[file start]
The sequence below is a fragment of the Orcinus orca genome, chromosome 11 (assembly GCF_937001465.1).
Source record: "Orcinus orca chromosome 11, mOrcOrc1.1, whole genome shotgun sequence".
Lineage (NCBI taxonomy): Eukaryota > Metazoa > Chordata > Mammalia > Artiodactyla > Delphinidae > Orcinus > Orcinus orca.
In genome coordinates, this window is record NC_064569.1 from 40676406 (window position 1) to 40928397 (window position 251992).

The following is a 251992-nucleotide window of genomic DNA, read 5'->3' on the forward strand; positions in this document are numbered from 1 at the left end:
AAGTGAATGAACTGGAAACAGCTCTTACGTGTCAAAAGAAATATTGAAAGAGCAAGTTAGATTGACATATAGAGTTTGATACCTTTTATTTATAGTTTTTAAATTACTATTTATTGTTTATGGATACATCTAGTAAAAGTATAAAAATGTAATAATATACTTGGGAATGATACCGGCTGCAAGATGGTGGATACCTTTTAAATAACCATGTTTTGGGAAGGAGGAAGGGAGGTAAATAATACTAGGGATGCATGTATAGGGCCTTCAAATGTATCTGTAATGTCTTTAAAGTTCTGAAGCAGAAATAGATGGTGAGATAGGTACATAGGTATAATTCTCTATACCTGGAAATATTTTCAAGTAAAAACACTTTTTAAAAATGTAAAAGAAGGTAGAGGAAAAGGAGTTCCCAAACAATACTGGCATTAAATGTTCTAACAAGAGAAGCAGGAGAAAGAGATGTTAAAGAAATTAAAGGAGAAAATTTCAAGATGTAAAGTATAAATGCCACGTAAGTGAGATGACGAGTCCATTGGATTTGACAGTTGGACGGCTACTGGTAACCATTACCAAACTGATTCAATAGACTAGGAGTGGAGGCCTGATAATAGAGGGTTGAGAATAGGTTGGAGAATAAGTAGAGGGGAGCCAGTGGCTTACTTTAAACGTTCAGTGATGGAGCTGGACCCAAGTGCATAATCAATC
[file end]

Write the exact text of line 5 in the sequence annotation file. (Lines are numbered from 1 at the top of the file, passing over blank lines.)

The following is a 251992-nucleotide window of genomic DNA, read 5'->3' on the forward strand; positions in this document are numbered from 1 at the left end: